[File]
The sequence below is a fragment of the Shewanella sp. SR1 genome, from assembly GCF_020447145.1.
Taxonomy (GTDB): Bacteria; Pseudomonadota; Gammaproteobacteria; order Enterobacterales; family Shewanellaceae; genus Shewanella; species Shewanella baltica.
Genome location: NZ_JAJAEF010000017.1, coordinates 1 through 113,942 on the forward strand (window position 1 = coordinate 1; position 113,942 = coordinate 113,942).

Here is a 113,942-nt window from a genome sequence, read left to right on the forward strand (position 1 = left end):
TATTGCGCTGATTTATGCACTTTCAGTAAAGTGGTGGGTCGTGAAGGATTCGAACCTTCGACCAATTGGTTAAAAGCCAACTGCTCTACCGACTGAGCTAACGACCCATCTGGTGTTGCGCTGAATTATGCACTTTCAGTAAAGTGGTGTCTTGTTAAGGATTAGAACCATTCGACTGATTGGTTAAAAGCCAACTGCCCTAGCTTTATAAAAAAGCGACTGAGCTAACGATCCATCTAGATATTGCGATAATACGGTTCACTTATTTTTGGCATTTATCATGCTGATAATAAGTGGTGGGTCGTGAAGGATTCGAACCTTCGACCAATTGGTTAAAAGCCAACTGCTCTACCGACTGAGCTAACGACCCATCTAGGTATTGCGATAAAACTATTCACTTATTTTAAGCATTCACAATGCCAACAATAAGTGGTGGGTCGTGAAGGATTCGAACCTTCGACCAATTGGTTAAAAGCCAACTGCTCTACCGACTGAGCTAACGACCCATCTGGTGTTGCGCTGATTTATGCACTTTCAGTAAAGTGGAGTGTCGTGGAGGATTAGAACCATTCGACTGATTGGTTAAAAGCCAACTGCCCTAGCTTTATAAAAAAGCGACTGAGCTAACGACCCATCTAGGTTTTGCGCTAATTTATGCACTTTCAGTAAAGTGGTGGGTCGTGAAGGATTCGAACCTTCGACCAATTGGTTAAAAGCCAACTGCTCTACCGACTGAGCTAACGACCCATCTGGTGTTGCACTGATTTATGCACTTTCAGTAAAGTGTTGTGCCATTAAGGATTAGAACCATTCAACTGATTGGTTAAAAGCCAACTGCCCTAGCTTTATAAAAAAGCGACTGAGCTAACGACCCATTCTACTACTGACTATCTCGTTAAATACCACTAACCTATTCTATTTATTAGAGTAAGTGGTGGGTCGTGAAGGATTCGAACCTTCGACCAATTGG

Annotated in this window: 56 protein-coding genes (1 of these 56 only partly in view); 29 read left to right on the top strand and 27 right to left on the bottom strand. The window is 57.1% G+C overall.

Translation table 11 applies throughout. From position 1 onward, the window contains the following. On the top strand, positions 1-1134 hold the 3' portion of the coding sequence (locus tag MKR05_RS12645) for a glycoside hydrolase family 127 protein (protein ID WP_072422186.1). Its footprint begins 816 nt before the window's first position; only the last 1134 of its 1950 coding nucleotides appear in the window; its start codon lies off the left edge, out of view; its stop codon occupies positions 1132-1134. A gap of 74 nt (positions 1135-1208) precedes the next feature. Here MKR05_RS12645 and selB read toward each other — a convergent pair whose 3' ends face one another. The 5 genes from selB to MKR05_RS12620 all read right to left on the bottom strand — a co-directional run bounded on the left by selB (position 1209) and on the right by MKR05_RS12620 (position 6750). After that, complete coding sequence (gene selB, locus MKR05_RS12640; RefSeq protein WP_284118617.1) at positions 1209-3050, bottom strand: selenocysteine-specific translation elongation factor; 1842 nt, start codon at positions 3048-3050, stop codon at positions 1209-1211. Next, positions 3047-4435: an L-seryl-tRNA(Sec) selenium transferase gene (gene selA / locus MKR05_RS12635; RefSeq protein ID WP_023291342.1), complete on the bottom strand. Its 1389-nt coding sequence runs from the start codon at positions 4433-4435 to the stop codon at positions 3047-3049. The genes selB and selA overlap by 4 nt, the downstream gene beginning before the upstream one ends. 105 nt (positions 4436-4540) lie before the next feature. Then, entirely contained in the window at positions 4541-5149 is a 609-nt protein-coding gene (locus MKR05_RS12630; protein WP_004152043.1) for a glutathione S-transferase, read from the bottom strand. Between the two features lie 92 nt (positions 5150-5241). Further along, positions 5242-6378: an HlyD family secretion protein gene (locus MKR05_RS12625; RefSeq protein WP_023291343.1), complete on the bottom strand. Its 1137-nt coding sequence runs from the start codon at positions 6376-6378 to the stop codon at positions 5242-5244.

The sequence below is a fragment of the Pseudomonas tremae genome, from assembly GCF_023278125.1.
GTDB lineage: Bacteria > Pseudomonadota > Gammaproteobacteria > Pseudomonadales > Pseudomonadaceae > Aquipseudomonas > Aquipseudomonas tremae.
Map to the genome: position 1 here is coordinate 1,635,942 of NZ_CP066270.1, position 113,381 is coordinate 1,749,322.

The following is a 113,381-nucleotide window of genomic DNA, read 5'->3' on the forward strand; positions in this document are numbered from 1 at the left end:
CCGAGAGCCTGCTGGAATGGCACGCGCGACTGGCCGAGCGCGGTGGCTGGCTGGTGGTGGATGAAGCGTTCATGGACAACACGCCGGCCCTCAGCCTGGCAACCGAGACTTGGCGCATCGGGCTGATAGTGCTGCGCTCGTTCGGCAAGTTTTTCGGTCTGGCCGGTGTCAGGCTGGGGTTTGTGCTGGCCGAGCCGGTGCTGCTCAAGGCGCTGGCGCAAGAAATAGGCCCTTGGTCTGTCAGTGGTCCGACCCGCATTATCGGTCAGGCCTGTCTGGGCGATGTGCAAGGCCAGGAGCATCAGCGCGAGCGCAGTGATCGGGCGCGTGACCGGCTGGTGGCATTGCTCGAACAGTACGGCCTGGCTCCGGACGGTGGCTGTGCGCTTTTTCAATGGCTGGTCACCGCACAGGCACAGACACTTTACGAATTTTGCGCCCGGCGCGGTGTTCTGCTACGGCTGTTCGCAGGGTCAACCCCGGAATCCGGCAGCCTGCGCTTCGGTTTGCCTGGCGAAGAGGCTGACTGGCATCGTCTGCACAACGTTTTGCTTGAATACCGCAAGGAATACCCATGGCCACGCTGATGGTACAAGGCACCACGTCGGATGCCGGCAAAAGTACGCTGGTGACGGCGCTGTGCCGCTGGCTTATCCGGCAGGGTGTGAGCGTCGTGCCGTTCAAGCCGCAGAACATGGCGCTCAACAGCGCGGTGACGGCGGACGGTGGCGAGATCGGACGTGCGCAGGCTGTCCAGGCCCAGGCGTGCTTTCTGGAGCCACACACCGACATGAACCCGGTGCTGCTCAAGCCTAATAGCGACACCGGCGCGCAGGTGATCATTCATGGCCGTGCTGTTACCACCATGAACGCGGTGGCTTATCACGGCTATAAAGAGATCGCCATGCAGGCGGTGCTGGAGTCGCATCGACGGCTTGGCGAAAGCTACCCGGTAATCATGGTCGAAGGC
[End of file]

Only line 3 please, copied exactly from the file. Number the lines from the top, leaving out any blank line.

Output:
Genome location: NZ_JAJAEF010000017.1, coordinates 1 through 113,942 on the forward strand (window position 1 = coordinate 1; position 113,942 = coordinate 113,942).